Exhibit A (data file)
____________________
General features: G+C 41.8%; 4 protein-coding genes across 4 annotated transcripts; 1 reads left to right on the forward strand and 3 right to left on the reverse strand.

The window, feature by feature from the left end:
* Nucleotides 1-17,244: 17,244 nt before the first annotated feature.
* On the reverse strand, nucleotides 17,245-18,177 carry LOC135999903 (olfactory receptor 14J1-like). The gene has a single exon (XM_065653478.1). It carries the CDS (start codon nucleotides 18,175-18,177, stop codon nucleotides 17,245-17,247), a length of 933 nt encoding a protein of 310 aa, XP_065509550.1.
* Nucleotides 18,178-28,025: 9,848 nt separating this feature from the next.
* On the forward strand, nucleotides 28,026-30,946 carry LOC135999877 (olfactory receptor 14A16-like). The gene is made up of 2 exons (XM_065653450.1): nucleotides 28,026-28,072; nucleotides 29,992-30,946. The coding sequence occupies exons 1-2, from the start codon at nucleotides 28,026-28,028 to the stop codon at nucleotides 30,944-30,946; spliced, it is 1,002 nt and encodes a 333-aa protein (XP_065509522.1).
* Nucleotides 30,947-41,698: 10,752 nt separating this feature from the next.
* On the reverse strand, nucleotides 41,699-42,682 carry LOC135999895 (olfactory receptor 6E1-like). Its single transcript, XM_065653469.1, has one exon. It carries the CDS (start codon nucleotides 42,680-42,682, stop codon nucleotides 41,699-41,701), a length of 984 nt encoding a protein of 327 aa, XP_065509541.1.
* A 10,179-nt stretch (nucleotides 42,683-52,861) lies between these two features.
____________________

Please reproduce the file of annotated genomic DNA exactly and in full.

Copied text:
General features: G+C 41.8%; 4 protein-coding genes across 4 annotated transcripts; 1 reads left to right on the forward strand and 3 right to left on the reverse strand.

The window, feature by feature from the left end:
* Nucleotides 1-17,244: 17,244 nt before the first annotated feature.
* On the reverse strand, nucleotides 17,245-18,177 carry LOC135999903 (olfactory receptor 14J1-like). The gene has a single exon (XM_065653478.1). It carries the CDS (start codon nucleotides 18,175-18,177, stop codon nucleotides 17,245-17,247), a length of 933 nt encoding a protein of 310 aa, XP_065509550.1.
* Nucleotides 18,178-28,025: 9,848 nt separating this feature from the next.
* On the forward strand, nucleotides 28,026-30,946 carry LOC135999877 (olfactory receptor 14A16-like). The gene is made up of 2 exons (XM_065653450.1): nucleotides 28,026-28,072; nucleotides 29,992-30,946. The coding sequence occupies exons 1-2, from the start codon at nucleotides 28,026-28,028 to the stop codon at nucleotides 30,944-30,946; spliced, it is 1,002 nt and encodes a 333-aa protein (XP_065509522.1).
* Nucleotides 30,947-41,698: 10,752 nt separating this feature from the next.
* On the reverse strand, nucleotides 41,699-42,682 carry LOC135999895 (olfactory receptor 6E1-like). Its single transcript, XM_065653469.1, has one exon. It carries the CDS (start codon nucleotides 42,680-42,682, stop codon nucleotides 41,699-41,701), a length of 984 nt encoding a protein of 327 aa, XP_065509541.1.
* A 10,179-nt stretch (nucleotides 42,683-52,861) lies between these two features.